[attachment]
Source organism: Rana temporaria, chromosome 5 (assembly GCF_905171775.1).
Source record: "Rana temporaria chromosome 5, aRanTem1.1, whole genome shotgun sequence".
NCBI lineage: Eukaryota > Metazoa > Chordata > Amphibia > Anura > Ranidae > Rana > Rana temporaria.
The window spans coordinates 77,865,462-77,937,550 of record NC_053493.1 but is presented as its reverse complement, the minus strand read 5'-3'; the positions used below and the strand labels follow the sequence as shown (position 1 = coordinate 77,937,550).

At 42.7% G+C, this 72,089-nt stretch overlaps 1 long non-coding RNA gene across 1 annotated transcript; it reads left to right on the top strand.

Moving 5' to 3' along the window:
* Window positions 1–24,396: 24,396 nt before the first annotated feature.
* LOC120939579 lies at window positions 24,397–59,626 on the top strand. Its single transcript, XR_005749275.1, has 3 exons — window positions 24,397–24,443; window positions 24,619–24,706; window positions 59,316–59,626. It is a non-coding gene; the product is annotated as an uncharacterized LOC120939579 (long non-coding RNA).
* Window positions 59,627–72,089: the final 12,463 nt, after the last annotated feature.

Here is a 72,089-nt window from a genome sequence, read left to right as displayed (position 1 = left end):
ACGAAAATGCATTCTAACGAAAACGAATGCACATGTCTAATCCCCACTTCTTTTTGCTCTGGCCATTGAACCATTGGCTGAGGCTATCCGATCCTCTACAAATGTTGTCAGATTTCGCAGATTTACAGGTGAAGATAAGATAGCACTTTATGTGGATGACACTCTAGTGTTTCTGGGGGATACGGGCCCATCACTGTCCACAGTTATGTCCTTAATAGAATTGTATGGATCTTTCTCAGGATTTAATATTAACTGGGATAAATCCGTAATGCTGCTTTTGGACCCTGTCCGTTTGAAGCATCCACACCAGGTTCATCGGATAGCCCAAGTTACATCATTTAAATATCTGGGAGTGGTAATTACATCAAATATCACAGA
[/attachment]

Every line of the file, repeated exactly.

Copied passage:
Source organism: Rana temporaria, chromosome 5 (assembly GCF_905171775.1).
Source record: "Rana temporaria chromosome 5, aRanTem1.1, whole genome shotgun sequence".
NCBI lineage: Eukaryota > Metazoa > Chordata > Amphibia > Anura > Ranidae > Rana > Rana temporaria.
The window spans coordinates 77,865,462-77,937,550 of record NC_053493.1 but is presented as its reverse complement, the minus strand read 5'-3'; the positions used below and the strand labels follow the sequence as shown (position 1 = coordinate 77,937,550).

At 42.7% G+C, this 72,089-nt stretch overlaps 1 long non-coding RNA gene across 1 annotated transcript; it reads left to right on the top strand.

Moving 5' to 3' along the window:
* Window positions 1–24,396: 24,396 nt before the first annotated feature.
* LOC120939579 lies at window positions 24,397–59,626 on the top strand. Its single transcript, XR_005749275.1, has 3 exons — window positions 24,397–24,443; window positions 24,619–24,706; window positions 59,316–59,626. It is a non-coding gene; the product is annotated as an uncharacterized LOC120939579 (long non-coding RNA).
* Window positions 59,627–72,089: the final 12,463 nt, after the last annotated feature.

Here is a 72,089-nt window from a genome sequence, read left to right as displayed (position 1 = left end):
ACGAAAATGCATTCTAACGAAAACGAATGCACATGTCTAATCCCCACTTCTTTTTGCTCTGGCCATTGAACCATTGGCTGAGGCTATCCGATCCTCTACAAATGTTGTCAGATTTCGCAGATTTACAGGTGAAGATAAGATAGCACTTTATGTGGATGACACTCTAGTGTTTCTGGGGGATACGGGCCCATCACTGTCCACAGTTATGTCCTTAATAGAATTGTATGGATCTTTCTCAGGATTTAATATTAACTGGGATAAATCCGTAATGCTGCTTTTGGACCCTGTCCGTTTGAAGCATCCACACCAGGTTCATCGGATAGCCCAAGTTACATCATTTAAATATCTGGGAGTGGTAATTACATCAAATATCACAGA